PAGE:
The term Foundation Model (FM) was coined by Stanford researchers to introduce a new category of ML models. They defined FMs as models trained on broad data (generally using self-supervision at scale) that can be adapted to a wide range of downstream tasks.
The Stanford team made a point to note that FMs are NOT foundational models in the sense that they are not the foundation for AI — that is, such models are not implied to be AGI.
There are 5 key characteristics of Foundation Models:
- Pretrained (using large data and massive compute so that it is ready to be used without any additional training)
- Generalized — one model for many tasks (unlike traditional AI which was specific for a task such as image recognition)
- Adaptable (through prompting — the input to the model using say text)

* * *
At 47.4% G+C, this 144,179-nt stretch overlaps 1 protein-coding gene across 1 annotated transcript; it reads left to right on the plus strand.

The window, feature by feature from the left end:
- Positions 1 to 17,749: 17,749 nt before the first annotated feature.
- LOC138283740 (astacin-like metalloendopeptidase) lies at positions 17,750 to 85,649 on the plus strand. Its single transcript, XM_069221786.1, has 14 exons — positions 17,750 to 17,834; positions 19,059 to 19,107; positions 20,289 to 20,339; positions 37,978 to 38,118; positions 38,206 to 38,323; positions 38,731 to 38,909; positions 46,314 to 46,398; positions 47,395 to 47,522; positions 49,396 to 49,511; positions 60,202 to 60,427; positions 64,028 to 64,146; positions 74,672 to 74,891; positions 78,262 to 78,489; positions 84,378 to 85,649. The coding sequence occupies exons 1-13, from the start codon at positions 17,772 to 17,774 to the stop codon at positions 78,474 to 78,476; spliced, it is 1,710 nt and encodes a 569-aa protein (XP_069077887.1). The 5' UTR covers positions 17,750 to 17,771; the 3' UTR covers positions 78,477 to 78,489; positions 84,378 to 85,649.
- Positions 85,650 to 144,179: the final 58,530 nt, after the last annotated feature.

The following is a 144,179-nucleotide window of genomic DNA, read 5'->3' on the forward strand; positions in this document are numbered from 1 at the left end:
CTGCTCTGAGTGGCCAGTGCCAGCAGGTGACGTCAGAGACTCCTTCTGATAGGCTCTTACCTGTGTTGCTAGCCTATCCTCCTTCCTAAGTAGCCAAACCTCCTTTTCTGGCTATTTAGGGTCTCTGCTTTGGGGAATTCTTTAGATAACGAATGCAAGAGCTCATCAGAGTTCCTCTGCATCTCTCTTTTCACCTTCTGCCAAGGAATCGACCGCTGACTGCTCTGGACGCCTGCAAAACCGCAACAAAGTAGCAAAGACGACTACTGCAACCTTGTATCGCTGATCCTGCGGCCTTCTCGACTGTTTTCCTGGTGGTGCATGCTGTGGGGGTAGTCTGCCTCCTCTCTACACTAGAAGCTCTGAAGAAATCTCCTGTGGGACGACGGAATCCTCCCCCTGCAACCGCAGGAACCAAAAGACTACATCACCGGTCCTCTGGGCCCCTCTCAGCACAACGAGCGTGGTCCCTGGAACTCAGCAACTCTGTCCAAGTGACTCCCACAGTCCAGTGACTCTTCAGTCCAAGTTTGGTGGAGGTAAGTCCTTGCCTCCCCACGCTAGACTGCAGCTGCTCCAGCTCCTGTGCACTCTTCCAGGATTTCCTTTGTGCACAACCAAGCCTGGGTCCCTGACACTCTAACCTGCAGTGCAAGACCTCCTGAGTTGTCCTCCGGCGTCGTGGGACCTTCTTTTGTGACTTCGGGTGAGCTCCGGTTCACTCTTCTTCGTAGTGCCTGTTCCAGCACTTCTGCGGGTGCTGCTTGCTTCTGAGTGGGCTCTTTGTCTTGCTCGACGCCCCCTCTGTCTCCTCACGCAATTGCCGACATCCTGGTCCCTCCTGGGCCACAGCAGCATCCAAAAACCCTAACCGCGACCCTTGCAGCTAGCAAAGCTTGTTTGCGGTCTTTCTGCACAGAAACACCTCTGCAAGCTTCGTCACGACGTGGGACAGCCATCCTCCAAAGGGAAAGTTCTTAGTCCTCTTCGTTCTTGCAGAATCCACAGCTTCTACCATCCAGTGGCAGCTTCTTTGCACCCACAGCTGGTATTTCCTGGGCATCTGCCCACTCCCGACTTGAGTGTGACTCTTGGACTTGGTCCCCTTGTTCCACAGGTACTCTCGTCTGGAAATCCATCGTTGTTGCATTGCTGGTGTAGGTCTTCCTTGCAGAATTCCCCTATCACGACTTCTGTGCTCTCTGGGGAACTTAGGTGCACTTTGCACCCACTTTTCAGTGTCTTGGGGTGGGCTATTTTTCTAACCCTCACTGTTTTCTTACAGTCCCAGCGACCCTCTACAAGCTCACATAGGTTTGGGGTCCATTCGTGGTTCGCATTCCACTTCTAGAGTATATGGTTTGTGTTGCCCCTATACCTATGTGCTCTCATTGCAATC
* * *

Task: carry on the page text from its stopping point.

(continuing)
- Large (in terms of model size and data size e.g. GPT-3 has 175B parameters and was trained on about 500,000 million words, equivalent of over 10 lifetimes of humans reading nonstop!)
- Self-supervised (see footnote 1) — no specific labels are provided and the model has to learn from the patterns in the data which is provided — see the cake illustration below.
Examples of FMs include GPT-3, DALL-E-2, which allow non-developers and ordinary users to perform impressive tasks by providing “prompts.”
“Transfer learning is what makes foundation models possible, but scale is what makes them powerful.” 
Modalities of Foundation Models
FMs can handle a multitude of data and modalities. Once trained, a Foundation Model can handle a variety of downstream tasks. Using the right chain-of-work, such capabilities can automate complex workflows.
One important point to note — Foundation models can do more than just generation of content (text, images, audio, videos), they can also be used for predictions and classifications (known as discriminative modeling). Here’s a variation of the above view which illustrates…